By focusing on personal and individual stories we are reminded of human resilience which builds hope. Working with nature, we see ourselves as an intrinsic part of it, neither separate nor opposed.
This thinking leads to new behaviour, which in turn leads to change; this leads to empowerment and ultimately system change. By regaining faith we foster the power to move into action.
As well as working with Expressive Arts, I have also worked for community organizations and charities. In recent years I became an outreach facilitator for artists with autism, promoting participation and inclusion through the arts by curating exhibitions and supporting their careers.
With Autism Initiatives I curated and coordinated a group show at the Mermaid Arts Centre in 2018 called INSIDEOUT / MAKERS, as well as an exhibition and associated publication entitled ‘Bringing About The New’, at The Lexicon Library in 2019.
I am currently working independently with one of the artists from the group, who will launch his first solo show in 2021. At each exhibition the works were carefully handled, beautifully framed and presented, enhancing and fostering the artists’ pride and self-regard.
How we respond to what is made and how we take care of it is no less valuable than the process of creation. Notably, artists revisiting the show following its opening related differently to the public space as they now felt a sense of ownership over it.
Art spaces which promote diversity are beneficial to all members of society, as we advance through exposure to a wide range of views and experiences. Any progressive society must challenge prevailing understandings of value and ability. Art spaces can be forerunners in advocating for diversity.
Art is an amazing communication tool for social change, with the capacity to convey messages through metaphor and by invoking emotional and contemplative responses. Through art we can work with what connects, rather than separates, us from one another.
Art as an agent for change
Life for me is about asking questions; without interrogation there is little capacity for change. But to be in a position to ask ourselves profound, life-altering questions, we need to feel acknowledged, loved and accepted.
Only then can we embrace life’s uncertainties and provisionality. Art-making provides a frame within which we make sense of the world, while accessing an opportunity for shifts in thinking. William Kentridge describes his process as such: ‘The hope is the work itself will not just give you an answer, but even provide the questions and make connections you hadn’t thought of before.’[iii]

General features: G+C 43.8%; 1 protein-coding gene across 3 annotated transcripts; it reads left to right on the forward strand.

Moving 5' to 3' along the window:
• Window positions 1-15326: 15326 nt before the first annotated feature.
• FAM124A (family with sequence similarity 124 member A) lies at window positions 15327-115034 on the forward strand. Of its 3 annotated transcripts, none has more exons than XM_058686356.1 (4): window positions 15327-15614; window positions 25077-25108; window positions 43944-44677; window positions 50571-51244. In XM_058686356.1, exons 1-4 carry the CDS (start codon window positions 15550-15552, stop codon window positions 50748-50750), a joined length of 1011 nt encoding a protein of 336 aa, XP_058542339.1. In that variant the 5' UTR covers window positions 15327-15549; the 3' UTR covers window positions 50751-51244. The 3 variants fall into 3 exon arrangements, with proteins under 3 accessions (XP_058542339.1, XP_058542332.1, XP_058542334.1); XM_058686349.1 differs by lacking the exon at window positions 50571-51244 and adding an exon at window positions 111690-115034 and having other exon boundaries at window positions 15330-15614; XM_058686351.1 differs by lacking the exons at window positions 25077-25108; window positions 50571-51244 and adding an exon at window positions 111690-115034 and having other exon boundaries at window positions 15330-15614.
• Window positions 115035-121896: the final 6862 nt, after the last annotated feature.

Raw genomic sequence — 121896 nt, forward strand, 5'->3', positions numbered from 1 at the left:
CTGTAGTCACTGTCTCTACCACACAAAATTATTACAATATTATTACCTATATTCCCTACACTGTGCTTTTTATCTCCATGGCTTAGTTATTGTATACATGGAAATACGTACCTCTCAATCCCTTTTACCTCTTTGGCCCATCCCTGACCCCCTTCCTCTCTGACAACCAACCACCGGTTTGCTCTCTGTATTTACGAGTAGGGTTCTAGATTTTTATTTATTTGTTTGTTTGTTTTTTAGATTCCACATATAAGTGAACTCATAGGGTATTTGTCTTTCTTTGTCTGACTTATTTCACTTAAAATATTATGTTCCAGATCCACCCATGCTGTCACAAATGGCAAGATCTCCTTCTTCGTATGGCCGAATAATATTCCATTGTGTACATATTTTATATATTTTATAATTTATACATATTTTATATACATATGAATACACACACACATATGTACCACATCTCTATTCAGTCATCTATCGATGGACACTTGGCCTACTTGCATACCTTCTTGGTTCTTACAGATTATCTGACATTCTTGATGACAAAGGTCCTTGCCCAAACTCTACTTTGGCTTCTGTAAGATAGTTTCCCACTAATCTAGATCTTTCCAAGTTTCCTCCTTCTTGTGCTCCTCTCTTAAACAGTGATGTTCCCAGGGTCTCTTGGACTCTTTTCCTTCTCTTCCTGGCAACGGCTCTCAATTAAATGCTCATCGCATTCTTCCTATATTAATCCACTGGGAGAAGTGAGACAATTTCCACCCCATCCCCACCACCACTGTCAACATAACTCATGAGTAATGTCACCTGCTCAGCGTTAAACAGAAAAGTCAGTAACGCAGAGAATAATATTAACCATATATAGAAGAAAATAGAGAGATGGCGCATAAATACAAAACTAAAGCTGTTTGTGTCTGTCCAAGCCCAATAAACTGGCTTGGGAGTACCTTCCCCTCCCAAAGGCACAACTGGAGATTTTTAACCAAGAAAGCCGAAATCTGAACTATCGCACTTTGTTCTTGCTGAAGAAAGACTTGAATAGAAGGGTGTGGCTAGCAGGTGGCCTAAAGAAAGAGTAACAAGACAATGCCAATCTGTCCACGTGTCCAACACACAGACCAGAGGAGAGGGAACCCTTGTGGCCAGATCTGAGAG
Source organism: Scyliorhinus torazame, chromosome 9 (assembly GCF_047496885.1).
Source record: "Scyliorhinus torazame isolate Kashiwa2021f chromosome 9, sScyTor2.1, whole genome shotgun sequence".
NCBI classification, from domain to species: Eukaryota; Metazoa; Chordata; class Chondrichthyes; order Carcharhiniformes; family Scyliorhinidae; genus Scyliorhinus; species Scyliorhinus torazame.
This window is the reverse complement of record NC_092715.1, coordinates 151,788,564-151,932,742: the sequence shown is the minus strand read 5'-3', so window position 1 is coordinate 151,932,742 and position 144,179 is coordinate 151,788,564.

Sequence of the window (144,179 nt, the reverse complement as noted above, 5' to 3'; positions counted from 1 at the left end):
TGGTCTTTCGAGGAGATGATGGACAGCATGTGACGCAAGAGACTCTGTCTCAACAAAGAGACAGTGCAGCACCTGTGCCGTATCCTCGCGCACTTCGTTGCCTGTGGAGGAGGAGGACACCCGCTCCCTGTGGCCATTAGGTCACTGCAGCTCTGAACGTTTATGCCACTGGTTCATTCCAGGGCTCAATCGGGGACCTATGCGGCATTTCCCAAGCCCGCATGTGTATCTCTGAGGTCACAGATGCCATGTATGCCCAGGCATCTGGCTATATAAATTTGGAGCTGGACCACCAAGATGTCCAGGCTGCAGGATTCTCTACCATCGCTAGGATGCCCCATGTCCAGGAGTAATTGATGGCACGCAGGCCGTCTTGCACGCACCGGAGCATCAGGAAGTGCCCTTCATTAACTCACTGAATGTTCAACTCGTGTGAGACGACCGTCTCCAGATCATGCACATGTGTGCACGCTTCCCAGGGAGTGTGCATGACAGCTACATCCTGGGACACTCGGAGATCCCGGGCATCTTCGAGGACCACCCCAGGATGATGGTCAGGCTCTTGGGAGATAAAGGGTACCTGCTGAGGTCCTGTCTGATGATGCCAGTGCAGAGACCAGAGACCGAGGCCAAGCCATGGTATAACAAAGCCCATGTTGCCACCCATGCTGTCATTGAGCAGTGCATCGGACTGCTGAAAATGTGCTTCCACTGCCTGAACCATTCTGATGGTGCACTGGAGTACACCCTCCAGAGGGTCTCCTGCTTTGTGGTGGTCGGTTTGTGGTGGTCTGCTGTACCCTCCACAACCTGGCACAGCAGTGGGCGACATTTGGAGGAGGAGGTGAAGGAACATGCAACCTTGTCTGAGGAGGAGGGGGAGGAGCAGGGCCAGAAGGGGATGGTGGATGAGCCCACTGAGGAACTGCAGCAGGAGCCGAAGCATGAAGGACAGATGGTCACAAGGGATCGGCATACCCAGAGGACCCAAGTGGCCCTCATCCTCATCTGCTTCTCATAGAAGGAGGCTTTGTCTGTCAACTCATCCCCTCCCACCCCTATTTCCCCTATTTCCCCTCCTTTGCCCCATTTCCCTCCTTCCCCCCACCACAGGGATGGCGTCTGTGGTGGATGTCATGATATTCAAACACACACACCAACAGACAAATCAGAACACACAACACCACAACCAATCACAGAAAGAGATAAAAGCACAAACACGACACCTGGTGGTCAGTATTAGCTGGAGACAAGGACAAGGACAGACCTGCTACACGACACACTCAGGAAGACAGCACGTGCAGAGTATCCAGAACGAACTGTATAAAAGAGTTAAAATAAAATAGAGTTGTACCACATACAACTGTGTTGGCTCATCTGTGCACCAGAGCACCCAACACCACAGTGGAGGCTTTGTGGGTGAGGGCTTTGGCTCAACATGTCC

I believe the personal is political and that in making changes in our lives we are taking part in collective transformation around the world. Embodiment of this notion ignites a fire within us to take responsibility and a pride in our capacity to contribute to shape a healthy society.
I trust there are many others out there that desire and conceive of a better life for all. In supporting people to embark on an artistic journey through the expressive arts approach, and community engagement projects, I hope I am partaking in facilitating this global transformation.
To find out more about Expressive Art Therapy and our upcoming workshops please visit www.expressiveartsireland.com
Weekend Introduction Workshops 2020:
Integrating the Arts of Storytelling With Expressive Arts Therapy
March 20th, 21st, 22nd.
Integrating Intermodal Arts and Photography With Expressive Arts Therapy.
Integrating Art and Nature in Expressive Arts Therapy
September 25th ,26th, 27th.
[i] Donald Polkinghorne, Practice and the Human Sciences: The Case for a Judgment-Based Practice of Care, SUNY Press, 2004, p. 115.
[ii] Meredith Monk, ‘I believe in the healing power of art,’ Tate Gallery, November 3rd, 2017, https://www.tate.org.uk/art/videos/tateshots/meredith-monk-i-believe-healing-power-art
[iii] William Kentridge, ‘Instructions on making sense of the world,’ Text by Kerri von Geusau, TLMag https://tlmagazine.com/william-kentridge-instructions-on-making-sense-of-the-world/